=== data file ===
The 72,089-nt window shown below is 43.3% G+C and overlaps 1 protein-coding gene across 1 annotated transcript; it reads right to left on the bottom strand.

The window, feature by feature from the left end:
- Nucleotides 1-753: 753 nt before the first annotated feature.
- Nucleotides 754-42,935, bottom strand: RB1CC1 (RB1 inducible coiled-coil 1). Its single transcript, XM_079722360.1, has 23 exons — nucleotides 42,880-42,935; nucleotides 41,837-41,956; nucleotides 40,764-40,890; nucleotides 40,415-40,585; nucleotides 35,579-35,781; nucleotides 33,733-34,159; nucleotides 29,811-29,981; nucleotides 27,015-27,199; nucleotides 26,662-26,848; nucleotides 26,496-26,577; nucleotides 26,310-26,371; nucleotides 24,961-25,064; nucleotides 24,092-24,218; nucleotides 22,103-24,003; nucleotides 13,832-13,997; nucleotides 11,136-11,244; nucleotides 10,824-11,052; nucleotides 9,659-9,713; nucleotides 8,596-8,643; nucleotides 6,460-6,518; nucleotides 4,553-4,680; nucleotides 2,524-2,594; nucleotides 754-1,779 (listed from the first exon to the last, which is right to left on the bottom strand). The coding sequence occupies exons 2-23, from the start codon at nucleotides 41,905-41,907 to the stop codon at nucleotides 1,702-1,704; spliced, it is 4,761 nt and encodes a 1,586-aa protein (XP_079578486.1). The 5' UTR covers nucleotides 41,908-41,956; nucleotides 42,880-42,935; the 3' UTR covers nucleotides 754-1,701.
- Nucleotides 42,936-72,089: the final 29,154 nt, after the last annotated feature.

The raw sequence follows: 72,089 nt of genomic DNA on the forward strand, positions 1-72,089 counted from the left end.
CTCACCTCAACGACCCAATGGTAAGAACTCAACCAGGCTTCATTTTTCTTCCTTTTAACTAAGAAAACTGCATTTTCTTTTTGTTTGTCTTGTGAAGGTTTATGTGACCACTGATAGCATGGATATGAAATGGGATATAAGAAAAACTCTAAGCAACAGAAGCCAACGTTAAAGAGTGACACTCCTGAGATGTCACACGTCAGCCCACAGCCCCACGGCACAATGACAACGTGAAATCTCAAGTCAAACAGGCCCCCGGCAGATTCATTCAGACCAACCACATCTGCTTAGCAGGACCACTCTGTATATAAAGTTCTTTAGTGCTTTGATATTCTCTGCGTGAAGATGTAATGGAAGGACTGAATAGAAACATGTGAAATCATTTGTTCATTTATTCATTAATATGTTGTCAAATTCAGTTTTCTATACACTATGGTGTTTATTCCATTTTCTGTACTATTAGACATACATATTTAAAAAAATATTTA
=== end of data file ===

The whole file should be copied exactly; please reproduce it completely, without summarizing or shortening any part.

The 72,089-nt window shown below is 43.3% G+C and overlaps 1 protein-coding gene across 1 annotated transcript; it reads right to left on the bottom strand.

The window, feature by feature from the left end:
- Nucleotides 1-753: 753 nt before the first annotated feature.
- Nucleotides 754-42,935, bottom strand: RB1CC1 (RB1 inducible coiled-coil 1). Its single transcript, XM_079722360.1, has 23 exons — nucleotides 42,880-42,935; nucleotides 41,837-41,956; nucleotides 40,764-40,890; nucleotides 40,415-40,585; nucleotides 35,579-35,781; nucleotides 33,733-34,159; nucleotides 29,811-29,981; nucleotides 27,015-27,199; nucleotides 26,662-26,848; nucleotides 26,496-26,577; nucleotides 26,310-26,371; nucleotides 24,961-25,064; nucleotides 24,092-24,218; nucleotides 22,103-24,003; nucleotides 13,832-13,997; nucleotides 11,136-11,244; nucleotides 10,824-11,052; nucleotides 9,659-9,713; nucleotides 8,596-8,643; nucleotides 6,460-6,518; nucleotides 4,553-4,680; nucleotides 2,524-2,594; nucleotides 754-1,779 (listed from the first exon to the last, which is right to left on the bottom strand). The coding sequence occupies exons 2-23, from the start codon at nucleotides 41,905-41,907 to the stop codon at nucleotides 1,702-1,704; spliced, it is 4,761 nt and encodes a 1,586-aa protein (XP_079578486.1). The 5' UTR covers nucleotides 41,908-41,956; nucleotides 42,880-42,935; the 3' UTR covers nucleotides 754-1,701.
- Nucleotides 42,936-72,089: the final 29,154 nt, after the last annotated feature.

The raw sequence follows: 72,089 nt of genomic DNA on the forward strand, positions 1-72,089 counted from the left end.
CTCACCTCAACGACCCAATGGTAAGAACTCAACCAGGCTTCATTTTTCTTCCTTTTAACTAAGAAAACTGCATTTTCTTTTTGTTTGTCTTGTGAAGGTTTATGTGACCACTGATAGCATGGATATGAAATGGGATATAAGAAAAACTCTAAGCAACAGAAGCCAACGTTAAAGAGTGACACTCCTGAGATGTCACACGTCAGCCCACAGCCCCACGGCACAATGACAACGTGAAATCTCAAGTCAAACAGGCCCCCGGCAGATTCATTCAGACCAACCACATCTGCTTAGCAGGACCACTCTGTATATAAAGTTCTTTAGTGCTTTGATATTCTCTGCGTGAAGATGTAATGGAAGGACTGAATAGAAACATGTGAAATCATTTGTTCATTTATTCATTAATATGTTGTCAAATTCAGTTTTCTATACACTATGGTGTTTATTCCATTTTCTGTACTATTAGACATACATATTTAAAAAAATATTTA